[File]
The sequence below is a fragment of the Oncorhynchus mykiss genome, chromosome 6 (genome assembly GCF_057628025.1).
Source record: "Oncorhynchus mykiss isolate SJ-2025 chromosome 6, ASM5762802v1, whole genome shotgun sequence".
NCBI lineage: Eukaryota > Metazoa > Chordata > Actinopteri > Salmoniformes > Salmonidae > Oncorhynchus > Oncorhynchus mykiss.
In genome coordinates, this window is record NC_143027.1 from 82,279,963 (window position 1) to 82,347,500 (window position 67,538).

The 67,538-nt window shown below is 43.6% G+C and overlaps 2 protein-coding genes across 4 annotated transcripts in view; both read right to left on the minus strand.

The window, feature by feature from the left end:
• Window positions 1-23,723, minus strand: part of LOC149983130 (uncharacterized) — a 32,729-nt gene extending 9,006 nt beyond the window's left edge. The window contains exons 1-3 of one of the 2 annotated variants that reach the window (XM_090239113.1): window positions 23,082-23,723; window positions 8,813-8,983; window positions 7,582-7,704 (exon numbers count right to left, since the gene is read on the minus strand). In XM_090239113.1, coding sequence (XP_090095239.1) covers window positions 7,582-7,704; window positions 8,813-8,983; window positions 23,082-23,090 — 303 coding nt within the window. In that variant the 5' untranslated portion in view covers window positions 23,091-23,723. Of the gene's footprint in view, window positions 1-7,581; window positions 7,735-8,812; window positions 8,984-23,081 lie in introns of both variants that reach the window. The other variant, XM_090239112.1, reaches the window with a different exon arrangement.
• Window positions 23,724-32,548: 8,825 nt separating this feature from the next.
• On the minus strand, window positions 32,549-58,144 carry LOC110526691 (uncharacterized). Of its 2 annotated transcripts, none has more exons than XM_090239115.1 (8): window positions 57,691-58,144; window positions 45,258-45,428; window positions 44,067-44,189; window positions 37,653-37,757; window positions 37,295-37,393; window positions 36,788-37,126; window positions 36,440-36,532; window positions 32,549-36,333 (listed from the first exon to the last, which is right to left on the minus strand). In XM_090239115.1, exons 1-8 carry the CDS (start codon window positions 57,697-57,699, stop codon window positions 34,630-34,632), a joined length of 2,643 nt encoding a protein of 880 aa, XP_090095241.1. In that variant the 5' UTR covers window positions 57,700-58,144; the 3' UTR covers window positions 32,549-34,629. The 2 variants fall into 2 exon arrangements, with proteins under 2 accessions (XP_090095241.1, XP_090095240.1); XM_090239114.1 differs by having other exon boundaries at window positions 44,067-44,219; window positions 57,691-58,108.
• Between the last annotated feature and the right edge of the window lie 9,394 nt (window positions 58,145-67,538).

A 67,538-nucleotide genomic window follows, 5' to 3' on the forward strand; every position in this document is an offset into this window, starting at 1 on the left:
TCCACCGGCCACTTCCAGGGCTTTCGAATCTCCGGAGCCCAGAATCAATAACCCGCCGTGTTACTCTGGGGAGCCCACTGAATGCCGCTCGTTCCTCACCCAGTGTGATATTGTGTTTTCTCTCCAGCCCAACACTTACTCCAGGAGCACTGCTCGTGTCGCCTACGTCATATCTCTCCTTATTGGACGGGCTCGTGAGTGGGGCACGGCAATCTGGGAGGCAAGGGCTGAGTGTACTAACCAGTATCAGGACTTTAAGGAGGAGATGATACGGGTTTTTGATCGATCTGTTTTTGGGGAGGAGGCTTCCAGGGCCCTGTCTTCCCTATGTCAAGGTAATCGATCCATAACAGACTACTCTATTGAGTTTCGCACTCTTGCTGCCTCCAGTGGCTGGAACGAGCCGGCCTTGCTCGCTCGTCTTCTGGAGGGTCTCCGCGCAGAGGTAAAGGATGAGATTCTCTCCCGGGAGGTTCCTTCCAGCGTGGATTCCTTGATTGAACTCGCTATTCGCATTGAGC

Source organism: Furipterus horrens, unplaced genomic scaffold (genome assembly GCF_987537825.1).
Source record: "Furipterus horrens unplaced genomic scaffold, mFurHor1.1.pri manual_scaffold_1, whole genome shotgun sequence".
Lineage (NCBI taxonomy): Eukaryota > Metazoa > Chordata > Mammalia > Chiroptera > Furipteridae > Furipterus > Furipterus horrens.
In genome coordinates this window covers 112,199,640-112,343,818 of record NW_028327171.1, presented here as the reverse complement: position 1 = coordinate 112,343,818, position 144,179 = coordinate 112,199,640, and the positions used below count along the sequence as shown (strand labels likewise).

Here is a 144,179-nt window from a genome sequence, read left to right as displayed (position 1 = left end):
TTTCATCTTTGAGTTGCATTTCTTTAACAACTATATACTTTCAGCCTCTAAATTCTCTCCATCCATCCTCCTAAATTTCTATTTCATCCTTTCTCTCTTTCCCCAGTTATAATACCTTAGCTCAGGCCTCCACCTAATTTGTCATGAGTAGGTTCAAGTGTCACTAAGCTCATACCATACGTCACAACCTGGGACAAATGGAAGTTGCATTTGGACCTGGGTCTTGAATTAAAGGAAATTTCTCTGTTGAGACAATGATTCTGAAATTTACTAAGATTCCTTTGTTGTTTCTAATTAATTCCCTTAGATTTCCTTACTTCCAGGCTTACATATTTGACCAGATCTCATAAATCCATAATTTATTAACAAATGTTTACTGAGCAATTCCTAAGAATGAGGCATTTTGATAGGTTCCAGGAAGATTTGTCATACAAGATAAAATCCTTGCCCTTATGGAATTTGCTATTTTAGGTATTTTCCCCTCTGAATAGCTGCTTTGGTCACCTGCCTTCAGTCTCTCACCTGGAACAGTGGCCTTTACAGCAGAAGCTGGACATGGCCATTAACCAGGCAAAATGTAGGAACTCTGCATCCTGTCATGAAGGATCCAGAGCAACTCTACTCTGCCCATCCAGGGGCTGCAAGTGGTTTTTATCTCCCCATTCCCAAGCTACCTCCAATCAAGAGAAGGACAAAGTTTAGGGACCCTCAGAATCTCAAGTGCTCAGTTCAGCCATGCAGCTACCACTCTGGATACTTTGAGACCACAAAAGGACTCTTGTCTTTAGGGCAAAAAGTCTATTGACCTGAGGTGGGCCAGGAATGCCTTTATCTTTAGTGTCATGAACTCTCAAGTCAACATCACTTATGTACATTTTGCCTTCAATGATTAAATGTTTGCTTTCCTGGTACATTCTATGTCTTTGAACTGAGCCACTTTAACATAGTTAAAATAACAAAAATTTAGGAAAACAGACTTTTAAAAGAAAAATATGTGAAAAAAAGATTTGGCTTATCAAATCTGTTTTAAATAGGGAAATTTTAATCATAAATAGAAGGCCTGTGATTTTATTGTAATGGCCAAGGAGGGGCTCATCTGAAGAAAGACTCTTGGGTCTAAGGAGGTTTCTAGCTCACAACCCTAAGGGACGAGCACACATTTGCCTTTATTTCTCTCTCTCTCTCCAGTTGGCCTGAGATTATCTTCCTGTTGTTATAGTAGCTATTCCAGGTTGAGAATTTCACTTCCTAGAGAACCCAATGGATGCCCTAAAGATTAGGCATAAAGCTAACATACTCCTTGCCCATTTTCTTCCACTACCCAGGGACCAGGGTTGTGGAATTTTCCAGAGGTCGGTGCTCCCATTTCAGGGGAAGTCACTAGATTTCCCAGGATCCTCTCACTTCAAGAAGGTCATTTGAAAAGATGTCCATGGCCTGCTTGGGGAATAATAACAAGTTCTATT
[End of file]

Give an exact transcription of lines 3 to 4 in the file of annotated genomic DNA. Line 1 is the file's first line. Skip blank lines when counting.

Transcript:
NCBI lineage: Eukaryota > Metazoa > Chordata > Actinopteri > Salmoniformes > Salmonidae > Oncorhynchus > Oncorhynchus mykiss.
In genome coordinates, this window is record NC_143027.1 from 82,279,963 (window position 1) to 82,347,500 (window position 67,538).